Finance officials from leading advanced and emerging countries began talks on Thursday on reshaping the global economic system to prevent debilitating crises like the one that took the world to the brink of a depression in 2008.
G20 deputy finance ministers and central bank governors will prepare a draft communique that their bosses will discuss on Friday and Saturday, said Kim Young-min, a spokesman for South Korea’s Ministry of Strategy and Finance.
The G-20 is trying to come up with a new financial architecture, having agreed at a series of summits in the US and Britain since late 2008 on the need for tighter financial regulation to prevent the kind of Lehman-induced turmoil that could potentially sink the global economy.
Finance Minister Pranab Mukherjee said that the continent’s debt woes were worrisome and have implications beyond the region. “If it affects the recovery of Europe as a whole, then it will affect the world recovery.”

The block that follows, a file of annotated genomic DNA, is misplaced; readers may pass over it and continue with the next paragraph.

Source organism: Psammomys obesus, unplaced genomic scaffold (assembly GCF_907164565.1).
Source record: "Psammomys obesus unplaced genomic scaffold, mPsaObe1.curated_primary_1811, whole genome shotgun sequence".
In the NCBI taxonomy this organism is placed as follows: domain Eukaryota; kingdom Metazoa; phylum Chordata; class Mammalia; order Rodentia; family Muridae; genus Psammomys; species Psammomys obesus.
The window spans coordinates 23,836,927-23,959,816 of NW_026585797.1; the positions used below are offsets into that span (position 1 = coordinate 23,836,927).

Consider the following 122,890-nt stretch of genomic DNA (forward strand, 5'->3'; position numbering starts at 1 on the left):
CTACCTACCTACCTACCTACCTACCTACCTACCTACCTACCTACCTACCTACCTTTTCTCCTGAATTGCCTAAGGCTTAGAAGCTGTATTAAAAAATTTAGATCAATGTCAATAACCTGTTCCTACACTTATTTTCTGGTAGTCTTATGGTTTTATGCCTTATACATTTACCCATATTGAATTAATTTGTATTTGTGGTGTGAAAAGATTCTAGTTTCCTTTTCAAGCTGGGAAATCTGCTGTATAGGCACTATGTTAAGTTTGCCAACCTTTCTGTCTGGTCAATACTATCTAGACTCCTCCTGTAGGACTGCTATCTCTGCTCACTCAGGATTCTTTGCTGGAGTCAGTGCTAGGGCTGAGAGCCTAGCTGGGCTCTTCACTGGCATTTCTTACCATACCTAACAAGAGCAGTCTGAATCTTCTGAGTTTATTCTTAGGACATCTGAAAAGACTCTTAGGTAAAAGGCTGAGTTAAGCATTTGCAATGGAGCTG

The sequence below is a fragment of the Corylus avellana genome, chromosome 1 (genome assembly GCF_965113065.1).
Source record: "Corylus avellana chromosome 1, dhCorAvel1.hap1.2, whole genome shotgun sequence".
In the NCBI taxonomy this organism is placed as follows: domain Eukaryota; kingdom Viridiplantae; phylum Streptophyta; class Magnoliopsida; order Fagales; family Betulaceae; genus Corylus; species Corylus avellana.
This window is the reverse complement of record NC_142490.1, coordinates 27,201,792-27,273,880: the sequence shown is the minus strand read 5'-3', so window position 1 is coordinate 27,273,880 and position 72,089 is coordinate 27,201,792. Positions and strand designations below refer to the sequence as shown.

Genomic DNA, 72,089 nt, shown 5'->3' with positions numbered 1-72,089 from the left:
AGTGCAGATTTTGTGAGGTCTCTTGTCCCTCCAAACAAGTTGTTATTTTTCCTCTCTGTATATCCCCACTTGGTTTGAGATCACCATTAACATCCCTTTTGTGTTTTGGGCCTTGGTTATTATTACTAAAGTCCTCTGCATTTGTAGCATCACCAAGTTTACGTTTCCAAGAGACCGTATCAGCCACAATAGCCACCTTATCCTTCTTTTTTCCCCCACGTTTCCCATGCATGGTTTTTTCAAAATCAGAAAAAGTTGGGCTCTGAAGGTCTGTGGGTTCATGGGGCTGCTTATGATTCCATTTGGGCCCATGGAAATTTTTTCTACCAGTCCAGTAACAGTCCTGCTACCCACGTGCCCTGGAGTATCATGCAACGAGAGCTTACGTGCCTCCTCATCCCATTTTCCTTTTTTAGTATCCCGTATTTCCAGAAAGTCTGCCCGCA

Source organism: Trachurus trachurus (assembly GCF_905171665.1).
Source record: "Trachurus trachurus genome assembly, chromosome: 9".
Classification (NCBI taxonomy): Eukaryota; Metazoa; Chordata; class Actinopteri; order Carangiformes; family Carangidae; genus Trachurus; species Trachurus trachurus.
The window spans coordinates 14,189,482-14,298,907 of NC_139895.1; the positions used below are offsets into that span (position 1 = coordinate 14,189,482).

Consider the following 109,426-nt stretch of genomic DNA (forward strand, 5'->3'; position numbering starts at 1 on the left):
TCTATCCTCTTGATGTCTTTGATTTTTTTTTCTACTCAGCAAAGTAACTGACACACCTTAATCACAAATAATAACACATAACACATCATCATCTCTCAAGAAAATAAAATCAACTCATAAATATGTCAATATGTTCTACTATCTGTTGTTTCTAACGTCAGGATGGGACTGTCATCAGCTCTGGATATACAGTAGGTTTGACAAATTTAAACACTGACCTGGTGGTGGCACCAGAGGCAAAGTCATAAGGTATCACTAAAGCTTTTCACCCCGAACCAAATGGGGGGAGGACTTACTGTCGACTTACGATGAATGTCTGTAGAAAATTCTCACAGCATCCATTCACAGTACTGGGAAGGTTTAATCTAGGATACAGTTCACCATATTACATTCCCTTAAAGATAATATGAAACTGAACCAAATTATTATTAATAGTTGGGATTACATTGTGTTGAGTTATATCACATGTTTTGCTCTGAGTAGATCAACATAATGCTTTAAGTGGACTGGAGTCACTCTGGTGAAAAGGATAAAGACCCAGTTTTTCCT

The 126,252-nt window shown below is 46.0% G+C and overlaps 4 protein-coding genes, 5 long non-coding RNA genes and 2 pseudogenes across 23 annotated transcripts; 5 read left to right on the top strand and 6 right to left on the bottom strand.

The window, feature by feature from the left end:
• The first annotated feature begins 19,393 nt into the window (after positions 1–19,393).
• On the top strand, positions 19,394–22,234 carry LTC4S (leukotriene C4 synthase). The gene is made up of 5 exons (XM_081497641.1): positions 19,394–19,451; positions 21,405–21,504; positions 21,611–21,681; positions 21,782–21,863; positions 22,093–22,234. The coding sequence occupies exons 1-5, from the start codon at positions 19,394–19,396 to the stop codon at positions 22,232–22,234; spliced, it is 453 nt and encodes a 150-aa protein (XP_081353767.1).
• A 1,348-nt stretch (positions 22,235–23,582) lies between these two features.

Reinforcing fears that consumers are fretting about the debt crisis afflicting the region, retail sales in the 16 countries that use the single currency fell by 1.2 per cent in April.
US Treasury Secretary Timothy Geithner said he did not think the G-20 would agree at this week's meeting on the bank tax issue. “We want to accelerate progress on a global deal on core reforms,” Geithner said in Washington on Wednesday.